Breaking into a new field can be difficult. If you’re interested in making social change your full time gig, consider these five career paths and the advice experts have for getting started.
Anthonine Pierre, Lead Community Organizer at Brooklyn Movement Center(BMC) advises that if you want to become a community organizer, you need to volunteer:
"A lot of people who are organizers got into this work by volunteering. They joined a group and worked hard to make a difference while also learning about the field. I believe in volunteering on principle, but strongly recommend it for people interested in community organizing. You have to learn to navigate the various organizations working on policy and on-the-ground change and you have to learn how to connect with the people you serve."
Gregory Cendana—Executive Director of the Asian Pacific American Labor Alliance (APALA) recommends having a mentor if you want to become an executive director:
"Get to know executive directors or people in similar positions. If you can, get them as mentors. Learn and understand what makes them good at what they do but also talk about the challenges they face and skills you should you pick up so you can handle the job."
- To do: Reach out to executive directors in your network to become your mentor.
Amy Sample Ward—author, speaker, and Executive Director of NTENbelieves that in order to move up and stay current in a career as a social media manager, you need to build your network:
"There is a lot of work that happens when people who are fairly knowledgeable partner with someone who works in a different organization, and they do something together. People usually try to change jobs, but our sector is inconsistent with titles. For example, a communications manager may oversee all of the communications work of an organization while a communications director has a very narrow scope of work they handle. So if you need extra support, try to create something new with someone else so you can point to your accomplishments. This helps you get more outside of your day to day."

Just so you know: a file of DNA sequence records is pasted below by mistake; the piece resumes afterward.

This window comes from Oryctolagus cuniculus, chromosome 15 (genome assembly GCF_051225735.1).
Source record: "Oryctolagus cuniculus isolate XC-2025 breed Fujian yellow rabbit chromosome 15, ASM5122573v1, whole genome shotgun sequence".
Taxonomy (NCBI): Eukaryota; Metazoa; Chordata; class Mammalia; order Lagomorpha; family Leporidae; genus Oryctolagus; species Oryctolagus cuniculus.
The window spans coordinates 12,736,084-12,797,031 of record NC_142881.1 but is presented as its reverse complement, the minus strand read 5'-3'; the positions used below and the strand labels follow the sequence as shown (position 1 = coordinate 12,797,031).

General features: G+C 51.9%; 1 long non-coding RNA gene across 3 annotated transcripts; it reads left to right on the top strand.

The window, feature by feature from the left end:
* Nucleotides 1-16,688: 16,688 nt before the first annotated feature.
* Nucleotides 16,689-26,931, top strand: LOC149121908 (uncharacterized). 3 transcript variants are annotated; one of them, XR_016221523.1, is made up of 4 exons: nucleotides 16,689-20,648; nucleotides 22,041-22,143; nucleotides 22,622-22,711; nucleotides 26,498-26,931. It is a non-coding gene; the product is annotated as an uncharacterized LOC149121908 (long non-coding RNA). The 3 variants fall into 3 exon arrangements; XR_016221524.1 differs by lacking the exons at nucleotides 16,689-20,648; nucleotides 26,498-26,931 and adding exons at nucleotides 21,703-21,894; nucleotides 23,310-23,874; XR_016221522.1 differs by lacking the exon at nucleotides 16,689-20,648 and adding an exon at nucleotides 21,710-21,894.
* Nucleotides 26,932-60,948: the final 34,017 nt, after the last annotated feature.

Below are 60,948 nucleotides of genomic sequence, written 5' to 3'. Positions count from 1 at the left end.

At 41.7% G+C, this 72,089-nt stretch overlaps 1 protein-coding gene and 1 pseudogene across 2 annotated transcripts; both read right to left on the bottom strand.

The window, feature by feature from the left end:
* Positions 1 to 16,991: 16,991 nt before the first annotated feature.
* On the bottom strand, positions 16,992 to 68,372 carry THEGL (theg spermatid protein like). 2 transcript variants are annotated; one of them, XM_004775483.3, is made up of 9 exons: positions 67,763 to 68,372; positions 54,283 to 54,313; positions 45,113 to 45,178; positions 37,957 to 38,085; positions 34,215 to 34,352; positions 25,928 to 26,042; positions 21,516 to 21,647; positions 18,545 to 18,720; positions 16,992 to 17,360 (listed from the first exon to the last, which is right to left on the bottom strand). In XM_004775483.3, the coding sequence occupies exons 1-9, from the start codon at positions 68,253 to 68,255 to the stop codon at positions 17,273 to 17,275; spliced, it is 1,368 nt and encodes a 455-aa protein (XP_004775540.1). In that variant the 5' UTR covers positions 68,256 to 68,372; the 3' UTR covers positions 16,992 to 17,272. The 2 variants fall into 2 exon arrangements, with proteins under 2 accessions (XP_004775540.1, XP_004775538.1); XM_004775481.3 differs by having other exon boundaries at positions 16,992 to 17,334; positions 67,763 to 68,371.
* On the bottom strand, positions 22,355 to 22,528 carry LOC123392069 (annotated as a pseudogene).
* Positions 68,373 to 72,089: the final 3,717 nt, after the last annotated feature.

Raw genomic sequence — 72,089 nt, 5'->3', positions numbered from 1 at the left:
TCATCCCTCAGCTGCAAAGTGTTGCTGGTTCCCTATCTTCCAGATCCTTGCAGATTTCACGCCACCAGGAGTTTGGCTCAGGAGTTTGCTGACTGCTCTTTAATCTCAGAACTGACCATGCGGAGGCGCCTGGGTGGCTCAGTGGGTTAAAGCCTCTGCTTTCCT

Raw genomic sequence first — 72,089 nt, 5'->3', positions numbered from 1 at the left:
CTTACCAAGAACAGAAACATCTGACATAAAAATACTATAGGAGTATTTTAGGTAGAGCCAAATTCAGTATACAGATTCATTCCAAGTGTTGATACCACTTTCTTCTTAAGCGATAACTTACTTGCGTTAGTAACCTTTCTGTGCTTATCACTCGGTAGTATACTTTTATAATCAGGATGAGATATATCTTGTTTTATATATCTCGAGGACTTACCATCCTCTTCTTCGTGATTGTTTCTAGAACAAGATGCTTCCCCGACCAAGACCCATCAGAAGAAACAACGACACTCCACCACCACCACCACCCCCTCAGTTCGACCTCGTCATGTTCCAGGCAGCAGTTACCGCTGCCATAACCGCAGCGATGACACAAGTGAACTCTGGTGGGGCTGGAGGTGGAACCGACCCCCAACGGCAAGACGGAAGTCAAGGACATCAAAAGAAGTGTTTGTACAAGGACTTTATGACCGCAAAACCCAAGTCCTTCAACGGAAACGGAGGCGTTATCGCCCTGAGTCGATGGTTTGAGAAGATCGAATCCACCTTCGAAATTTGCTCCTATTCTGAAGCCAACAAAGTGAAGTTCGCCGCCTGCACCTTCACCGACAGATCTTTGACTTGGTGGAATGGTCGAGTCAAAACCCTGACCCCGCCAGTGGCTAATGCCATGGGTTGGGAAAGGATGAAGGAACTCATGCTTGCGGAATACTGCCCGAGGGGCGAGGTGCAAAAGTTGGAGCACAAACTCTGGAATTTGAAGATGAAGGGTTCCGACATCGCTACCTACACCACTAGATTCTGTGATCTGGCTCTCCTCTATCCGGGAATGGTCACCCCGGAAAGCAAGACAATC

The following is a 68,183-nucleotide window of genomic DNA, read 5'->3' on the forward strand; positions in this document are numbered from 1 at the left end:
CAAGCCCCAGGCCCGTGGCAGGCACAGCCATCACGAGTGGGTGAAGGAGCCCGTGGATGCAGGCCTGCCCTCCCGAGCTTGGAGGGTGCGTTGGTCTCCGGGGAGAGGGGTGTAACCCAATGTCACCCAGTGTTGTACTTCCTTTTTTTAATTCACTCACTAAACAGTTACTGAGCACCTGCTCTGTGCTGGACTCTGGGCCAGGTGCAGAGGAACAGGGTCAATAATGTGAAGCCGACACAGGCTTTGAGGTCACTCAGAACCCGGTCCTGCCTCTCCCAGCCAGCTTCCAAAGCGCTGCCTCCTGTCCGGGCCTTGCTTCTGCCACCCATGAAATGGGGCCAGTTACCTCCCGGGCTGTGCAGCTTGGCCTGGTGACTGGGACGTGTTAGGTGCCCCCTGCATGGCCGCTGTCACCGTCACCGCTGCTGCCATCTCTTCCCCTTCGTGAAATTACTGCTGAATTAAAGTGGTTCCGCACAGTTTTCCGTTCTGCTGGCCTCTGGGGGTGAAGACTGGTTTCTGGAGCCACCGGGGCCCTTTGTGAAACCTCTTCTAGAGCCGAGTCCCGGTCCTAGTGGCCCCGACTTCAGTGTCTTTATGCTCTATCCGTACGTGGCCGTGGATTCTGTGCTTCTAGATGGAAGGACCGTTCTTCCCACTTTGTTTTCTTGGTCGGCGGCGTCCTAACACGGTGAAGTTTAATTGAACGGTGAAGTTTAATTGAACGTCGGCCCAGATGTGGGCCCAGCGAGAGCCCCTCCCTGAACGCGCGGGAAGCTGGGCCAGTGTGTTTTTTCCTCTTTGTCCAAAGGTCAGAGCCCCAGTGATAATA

- To do: Build your professional network through social media platforms.
Tim Ifill, Co-founder and Executive Director of Philly Fellows, believes with a clear and focused passion, you can begin starting your own nonprofit:
"Matt and I started this a year or so after we graduated from college. We didn’t know much about the nonprofit sector and didn’t have much in the way of a career history. But we had an idea and we felt like we could do something in Philly that would benefit the city and the sector. It was great to go to civic leaders and for them to get over their skepticism and sign on to the program. You’d think there’d be a story of us fighting to get through as 23-year-olds, but everyone in the nonprofit sector in Philly was so open and offered their assistance in various forms. What we were doing was asking them to sign on to something instead of helping us build something."
- To do: Take a self-inventory to gain a firm grasp on your mission and talents.
Asiyah Sharifi, a lawyer who focuses on gender justice and women’s entrepreneurship in Afghanistan, explains why you need to learn hard skills if you want to have a career in international development:
"It's a risk to hire someone internationally; it’s not enough to be eager. You have to have an added value and language is one of them. And what can you offer that’s not already in that country? This is where a technical skill is important too. Soft skills are more difficult to translate internationally. An engineer might have an easier time finding a work?”
To do: Learn key skills that can fill the needs of international organizations.
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by Aaron McCoy